Before you begin testing instruments, learn the terminology of the flute makers and dealers. If money is no object, then you may want all the bells and whistles; but if for everyone else who is on a budget, decide what extras you really will use. One less expensive option is a pre-owned instrument. For those buying a new instrument, it is often worthwhile to spend more to upgrade the material used in making the riser in the headjoint. 

Make an Appointment
   If you are going to select a flute from one of the flute specialty shops or makers, make an appointment to try instruments; don’t just show up. In addition to courtesy, this allows the store to have someone available with knowledge about flutes and their construction. The store will also make sure the inventory you are looking for is in stock and not out on approval. 

   Generally when you upgrade an instrument, there is something about the current flute that is wrong or limiting. At least a month before trying instruments, practice well so your embouchure is strong and flexible; breathing is relaxed and controlled; articulation is clear and expressive; and fingers are even and fluent. If there are problems when you play a new instrument, you want to know that it is the instrument’s problem and not yours. 

Where do you play? 
   If you primarily play with a microphone, then a low resistant headjoint may be the best choice. A low resistant headjoint has a quick response and an interesting range of colors, but lacks the projection to perform successfully in a large concert hall. Those who want projection should select a high resistant headjoint. There is a flute for chamber music in a small, intimate setting as well. Most flutists do not have the luxury to have one flute for chamber music, another for large concert halls and another when playing with a microphone, so we compromise and select a flute that fulfills as many of our desires as possible. Remember that every flute will have flaws whether in tuning, timbre or dynamic control of a certain note, or the way the flute responds when slurring an interval. The goal is to choose a flute that best fits your playing and situation and with the fewest flaws to work around.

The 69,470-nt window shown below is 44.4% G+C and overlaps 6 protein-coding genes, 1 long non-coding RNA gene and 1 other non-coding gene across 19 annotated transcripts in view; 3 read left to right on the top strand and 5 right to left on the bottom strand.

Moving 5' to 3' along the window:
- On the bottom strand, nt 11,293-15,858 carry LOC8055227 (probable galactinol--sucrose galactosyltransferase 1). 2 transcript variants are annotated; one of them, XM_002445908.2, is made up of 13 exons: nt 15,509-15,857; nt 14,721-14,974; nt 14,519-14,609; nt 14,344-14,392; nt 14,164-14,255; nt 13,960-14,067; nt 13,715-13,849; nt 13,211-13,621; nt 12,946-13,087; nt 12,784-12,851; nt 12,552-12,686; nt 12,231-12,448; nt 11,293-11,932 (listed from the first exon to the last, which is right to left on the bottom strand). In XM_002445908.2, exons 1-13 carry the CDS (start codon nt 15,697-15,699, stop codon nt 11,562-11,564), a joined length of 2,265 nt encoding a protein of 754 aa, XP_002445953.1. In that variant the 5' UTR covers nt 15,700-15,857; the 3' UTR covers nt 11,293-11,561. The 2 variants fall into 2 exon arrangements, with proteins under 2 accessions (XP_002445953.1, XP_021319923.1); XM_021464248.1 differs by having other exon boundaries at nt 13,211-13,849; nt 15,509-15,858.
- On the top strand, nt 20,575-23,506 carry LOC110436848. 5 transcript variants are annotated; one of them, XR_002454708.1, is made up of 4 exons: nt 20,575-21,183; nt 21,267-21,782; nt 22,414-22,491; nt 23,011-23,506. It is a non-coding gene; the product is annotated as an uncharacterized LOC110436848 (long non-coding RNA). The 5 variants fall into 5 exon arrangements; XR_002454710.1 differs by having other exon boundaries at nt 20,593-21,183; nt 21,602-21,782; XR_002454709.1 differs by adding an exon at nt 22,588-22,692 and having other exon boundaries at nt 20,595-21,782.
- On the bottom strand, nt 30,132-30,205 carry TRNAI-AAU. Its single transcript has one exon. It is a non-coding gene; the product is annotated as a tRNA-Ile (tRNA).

What to Play
Harmonics: Since the flute scale is based on the overtone series, play several harmonics to explore how the flute overblows. Start by playing three harmonics on a first octave F, F# and Bb. For the Bb, use both the long fingering (TH, 1000/1004) and the Thumb Bb fingering. Listen carefully for the quality of the sound of the third partial.